Georgia is playing to host an NCAA regional, last-place Missouri is playing to extend its season and get a spot in the SEC Tournament.
Desperation won out on Thursday night with the Tigers putting a hurt on the No. 25-ranked Bulldogs in more ways than one at Foley Field, 11-3.
Georgia coach Scott Stricklin said it was a “3 1/2-hour root canal” watching his veteran team play uncharacteristically “awful” baseball.
Missouri pitcher Christian Wall (5-5) fanned a career-high 12 batters in seven innings, while the Tigers’ hitters were tearing up seven different UGA pitchers with 13 hits, and seven bases on balls and four batters reaching base after getting hit by pitches.
The Bulldogs (34-19, 14-14 SEC) look to turn things around at 6:30 p.m. on Friday against Missouri (27-22, 9-19) with ace Johnathan Cannon (9-2, 3.01 ERA) on the mound.
“We need to come back and be the team that we are,” Stricklin said, “because I didn’t recognize that team tonight.”
The hard-luck theme that has plagued Georgia baseball resurfaced on Thursday night with three players leaving the game with injuries.
Starting pitcher Nolan Crisp left the game after just 21 pitches, exiting the game with what’s believed to be a strained muscle.
Stricklin said it’s too early to know the recovery window, but with the start of NCAA regionals two weeks away its concerning.
There was an even more immediate scare when Garrett Blaylock was hit in the face with a pitch in the eighth inning.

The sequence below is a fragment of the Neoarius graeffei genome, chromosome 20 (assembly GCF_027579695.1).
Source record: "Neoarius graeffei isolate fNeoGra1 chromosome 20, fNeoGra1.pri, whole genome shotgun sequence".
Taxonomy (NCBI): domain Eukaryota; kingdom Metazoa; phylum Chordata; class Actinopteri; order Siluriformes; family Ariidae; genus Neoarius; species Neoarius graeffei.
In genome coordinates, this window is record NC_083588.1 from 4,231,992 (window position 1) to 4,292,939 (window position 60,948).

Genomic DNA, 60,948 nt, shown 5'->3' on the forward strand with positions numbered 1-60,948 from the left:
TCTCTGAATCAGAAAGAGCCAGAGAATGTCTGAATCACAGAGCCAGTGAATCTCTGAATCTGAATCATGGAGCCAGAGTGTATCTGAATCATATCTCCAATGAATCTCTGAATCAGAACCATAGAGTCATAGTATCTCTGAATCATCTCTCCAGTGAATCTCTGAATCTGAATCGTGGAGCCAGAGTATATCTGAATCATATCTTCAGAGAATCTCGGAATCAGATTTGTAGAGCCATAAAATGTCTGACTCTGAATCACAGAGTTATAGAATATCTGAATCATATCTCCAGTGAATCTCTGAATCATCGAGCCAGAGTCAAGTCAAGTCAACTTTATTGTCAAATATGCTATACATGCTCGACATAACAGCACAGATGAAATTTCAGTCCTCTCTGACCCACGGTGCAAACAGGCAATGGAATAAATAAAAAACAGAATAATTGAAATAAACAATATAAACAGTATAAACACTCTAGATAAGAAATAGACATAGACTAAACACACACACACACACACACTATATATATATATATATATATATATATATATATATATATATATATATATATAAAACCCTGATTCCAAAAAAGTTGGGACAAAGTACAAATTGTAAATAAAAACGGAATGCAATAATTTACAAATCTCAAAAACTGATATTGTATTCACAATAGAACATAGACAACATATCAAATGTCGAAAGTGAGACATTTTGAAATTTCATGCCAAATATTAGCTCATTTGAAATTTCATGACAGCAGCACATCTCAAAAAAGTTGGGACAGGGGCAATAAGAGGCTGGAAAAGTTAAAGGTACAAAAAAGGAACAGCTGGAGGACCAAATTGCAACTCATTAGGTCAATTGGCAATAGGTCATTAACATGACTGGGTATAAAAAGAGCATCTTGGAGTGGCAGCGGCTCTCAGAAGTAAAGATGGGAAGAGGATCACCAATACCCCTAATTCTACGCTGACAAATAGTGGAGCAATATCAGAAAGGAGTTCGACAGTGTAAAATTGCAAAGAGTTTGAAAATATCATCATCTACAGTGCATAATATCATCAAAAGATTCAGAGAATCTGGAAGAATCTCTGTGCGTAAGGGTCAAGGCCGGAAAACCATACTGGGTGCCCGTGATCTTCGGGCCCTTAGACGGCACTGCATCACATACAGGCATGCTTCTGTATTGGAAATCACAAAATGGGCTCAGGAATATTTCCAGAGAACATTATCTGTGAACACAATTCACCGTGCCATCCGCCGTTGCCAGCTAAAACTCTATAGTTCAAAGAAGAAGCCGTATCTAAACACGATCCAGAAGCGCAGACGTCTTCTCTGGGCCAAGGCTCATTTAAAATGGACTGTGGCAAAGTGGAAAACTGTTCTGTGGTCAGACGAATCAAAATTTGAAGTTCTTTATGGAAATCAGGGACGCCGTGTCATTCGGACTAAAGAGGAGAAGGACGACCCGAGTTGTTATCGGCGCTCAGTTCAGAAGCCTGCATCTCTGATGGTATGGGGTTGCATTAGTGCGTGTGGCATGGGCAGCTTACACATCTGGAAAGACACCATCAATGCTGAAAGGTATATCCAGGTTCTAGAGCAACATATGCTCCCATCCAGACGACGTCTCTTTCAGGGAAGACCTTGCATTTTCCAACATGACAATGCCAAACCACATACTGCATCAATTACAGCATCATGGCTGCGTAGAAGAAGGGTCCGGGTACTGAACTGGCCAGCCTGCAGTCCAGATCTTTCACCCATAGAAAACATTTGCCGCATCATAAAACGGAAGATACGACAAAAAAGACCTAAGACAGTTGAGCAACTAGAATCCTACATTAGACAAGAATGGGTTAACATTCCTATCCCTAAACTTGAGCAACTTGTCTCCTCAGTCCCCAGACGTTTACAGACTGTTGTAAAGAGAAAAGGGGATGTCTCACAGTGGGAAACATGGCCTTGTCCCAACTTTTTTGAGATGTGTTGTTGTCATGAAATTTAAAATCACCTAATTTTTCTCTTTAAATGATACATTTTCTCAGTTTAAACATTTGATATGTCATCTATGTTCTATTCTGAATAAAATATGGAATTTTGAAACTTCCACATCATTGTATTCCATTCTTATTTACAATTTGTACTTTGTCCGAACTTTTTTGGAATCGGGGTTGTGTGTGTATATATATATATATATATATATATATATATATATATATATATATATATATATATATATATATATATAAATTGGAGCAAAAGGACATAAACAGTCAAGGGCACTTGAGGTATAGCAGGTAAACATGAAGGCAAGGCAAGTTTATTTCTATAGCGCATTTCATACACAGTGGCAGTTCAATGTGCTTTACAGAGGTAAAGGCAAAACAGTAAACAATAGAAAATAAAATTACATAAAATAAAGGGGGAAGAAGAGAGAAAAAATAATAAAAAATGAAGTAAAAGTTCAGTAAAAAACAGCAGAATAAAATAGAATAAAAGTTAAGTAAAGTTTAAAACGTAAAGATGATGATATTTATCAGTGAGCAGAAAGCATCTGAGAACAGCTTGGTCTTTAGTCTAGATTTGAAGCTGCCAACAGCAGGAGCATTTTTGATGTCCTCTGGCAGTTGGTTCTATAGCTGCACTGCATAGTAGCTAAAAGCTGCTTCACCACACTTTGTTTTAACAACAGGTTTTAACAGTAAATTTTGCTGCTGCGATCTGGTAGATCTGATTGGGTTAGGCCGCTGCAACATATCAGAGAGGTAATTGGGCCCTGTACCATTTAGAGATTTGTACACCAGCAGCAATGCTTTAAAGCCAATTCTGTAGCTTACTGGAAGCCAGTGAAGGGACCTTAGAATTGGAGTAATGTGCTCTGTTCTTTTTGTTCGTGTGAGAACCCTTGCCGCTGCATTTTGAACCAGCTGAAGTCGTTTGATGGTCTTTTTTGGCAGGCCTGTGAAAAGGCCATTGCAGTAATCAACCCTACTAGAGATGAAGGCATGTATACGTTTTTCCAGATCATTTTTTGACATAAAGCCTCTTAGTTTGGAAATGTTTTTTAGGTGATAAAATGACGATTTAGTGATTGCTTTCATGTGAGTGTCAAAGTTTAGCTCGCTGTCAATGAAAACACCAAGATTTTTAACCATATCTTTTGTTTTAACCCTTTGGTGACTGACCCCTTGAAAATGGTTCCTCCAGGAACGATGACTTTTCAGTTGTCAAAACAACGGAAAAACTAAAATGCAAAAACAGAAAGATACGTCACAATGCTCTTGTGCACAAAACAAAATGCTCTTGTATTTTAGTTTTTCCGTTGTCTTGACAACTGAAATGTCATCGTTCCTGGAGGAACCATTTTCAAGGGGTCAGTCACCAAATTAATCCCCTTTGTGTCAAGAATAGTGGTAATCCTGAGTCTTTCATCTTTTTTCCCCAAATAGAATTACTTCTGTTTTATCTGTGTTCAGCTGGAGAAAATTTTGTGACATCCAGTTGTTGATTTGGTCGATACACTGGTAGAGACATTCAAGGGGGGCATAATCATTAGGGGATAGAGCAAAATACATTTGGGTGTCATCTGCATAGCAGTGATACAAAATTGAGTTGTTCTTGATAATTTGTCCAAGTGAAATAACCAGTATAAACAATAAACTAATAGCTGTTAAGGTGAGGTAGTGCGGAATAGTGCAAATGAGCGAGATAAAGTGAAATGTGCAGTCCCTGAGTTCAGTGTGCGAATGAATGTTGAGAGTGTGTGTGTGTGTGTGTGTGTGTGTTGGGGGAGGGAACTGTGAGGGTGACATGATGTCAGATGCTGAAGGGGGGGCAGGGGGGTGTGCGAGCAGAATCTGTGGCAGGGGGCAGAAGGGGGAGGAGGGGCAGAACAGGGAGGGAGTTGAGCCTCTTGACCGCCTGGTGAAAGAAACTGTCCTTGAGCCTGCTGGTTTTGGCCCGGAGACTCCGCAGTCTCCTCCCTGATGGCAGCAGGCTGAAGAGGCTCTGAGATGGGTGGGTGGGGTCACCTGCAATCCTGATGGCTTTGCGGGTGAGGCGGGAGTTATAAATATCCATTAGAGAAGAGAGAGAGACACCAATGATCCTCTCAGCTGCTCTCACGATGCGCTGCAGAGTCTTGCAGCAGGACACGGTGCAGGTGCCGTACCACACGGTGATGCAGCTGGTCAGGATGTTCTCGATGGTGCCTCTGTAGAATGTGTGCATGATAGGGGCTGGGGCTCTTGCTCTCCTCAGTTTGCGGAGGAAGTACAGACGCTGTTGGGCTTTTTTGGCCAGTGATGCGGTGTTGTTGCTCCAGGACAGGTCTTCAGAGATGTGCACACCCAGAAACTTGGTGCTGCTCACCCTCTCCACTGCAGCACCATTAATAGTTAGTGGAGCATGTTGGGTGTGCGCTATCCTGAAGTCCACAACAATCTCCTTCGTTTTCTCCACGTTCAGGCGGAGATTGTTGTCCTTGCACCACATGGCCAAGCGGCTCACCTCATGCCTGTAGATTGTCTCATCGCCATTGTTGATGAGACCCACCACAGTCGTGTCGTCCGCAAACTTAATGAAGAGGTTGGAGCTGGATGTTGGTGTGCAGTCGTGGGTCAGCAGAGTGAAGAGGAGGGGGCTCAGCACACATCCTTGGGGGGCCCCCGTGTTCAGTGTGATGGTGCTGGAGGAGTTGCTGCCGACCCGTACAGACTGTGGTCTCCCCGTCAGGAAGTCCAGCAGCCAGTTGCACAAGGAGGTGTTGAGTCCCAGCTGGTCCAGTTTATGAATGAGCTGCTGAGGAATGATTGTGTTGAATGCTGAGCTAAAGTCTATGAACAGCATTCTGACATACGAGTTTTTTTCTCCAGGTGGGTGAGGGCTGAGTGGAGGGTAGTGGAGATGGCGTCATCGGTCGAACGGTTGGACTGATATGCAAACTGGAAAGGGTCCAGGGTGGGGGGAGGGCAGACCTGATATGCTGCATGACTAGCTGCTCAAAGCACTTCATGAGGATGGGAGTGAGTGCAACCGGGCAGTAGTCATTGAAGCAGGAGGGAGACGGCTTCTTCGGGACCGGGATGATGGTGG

“It got him in the eye, (but) the good news is the eye seems to be OK,” Stricklin said, adding that there’s swelling and Blaylock will have X-Rays to further examine his orbital bone.
Catcher Fernando Gonzalez re-aggravated a wrist injury, Stricklin said, and is questionable for Friday.
There wasn’t much mystery in Thursday night’s game with Missouri taking control early.
Luke Mann blasted a grand slam in the third inning — after hitting a solo home run in the first inning —to give the Tigers a 7-1 lead.
Georgia, despite a three-hit performance from Parks Harber and two hits from Ben Anderson and Cole Tate, could not rally.
Harber, a sophomore from The Westminster School in Atlanta, brought the right mindset into the game and it carried over into his performance.
“For any team, you want to get hot at the right time and play your best baseball in May and June,” Harbet said. “We need a big weekend. We want to keep playing baseball in Athens.”